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Int J Sports Med. 2006 Jul;27(7):533-9.

Electromyostimulation and plyometric training effects on jumping and sprint time.

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  • 1Faculty of Health Sciences, European University Miguel de Cervantes, Valladolid, Spain.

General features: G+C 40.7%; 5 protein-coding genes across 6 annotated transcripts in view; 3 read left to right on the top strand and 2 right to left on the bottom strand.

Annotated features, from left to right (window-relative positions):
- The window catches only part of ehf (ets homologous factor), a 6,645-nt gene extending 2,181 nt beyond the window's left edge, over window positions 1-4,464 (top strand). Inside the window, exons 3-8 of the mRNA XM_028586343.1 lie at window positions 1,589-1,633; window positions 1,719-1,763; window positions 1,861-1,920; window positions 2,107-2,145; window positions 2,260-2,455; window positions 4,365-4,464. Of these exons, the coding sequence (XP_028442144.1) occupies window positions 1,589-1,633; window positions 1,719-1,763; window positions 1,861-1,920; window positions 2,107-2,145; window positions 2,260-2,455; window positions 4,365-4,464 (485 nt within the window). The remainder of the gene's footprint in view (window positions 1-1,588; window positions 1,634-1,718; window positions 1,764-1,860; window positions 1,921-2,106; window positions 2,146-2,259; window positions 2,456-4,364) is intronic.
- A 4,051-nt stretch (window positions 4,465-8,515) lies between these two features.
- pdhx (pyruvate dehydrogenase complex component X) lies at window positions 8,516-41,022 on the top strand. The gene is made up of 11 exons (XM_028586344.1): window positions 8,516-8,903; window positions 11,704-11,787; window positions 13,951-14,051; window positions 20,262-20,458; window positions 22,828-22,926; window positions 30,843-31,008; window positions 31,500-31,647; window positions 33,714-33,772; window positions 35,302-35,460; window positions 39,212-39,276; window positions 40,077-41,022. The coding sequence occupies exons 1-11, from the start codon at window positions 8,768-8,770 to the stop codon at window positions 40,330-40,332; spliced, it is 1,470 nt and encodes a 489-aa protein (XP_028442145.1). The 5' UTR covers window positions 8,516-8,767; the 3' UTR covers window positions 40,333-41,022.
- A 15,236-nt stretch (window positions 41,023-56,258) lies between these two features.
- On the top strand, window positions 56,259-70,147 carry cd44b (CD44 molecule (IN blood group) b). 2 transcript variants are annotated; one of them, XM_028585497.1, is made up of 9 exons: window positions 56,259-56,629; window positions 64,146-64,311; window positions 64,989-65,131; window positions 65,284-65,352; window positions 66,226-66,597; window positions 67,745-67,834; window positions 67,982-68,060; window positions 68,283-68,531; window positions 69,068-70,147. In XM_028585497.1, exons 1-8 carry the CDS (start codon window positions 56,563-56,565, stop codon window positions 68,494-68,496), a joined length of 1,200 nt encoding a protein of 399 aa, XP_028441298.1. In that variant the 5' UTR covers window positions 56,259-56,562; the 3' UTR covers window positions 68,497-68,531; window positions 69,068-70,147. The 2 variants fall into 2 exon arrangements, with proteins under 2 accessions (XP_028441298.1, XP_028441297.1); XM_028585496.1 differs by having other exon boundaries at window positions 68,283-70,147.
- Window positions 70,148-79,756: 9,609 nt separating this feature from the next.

This study compared the effects of four-week training periods of electromyostimulation (EMS), plyometric training (P), or combined EMS and P training of the knee extensor muscles on 20 m sprint time (ST), jumping ability (Squat jump [SJ] and Countermovement jump [CMJ]), maximal isometric strength (MVC), and muscle cross-sectional area (CSA). Forty subjects were randomly assigned to one of the four treatment groups: electromyostimulation (EG), plyometric (PG), combined EMG, and P (EPG), that took place 4 times per week, and a control group (CG). Subjects were tested before and after the training program, as well as once more after 2 wk of detraining. A significant improvement (p < 0.05) in ST was observed after training (2.4 %) in EG while a significant slowing (p < 0.05) was observed (- 2.3 %) in EPG. Significant increases in EPG (p < 0.05) were observed in SJ (7.5 %) and CMJ (7.3 %) after training, while no significant changes in both jumps were observed after training and detraining for EG. A significant increase (p < 0.05) in MVC was observed after training (9.1 %) and after detraining (8.1 %) in EG. A significant increase (p < 0.05) in MVC was observed after training (16.3 %) in EPG. A significant increase (p < 0.01) in CSA was observed after training in EG (9.0 %) and in EPG (7.1 %). EMS combined with plyometric training increased the jumping height and sprint run in physically active men. In addition, EMS alone or EMS combined with plyometric training leads to increase maximal strength and to some hypertrophy of trained muscles. However, EMS training alone did not result in any improvement in jumping explosive strength development or even interfered in sprint run.

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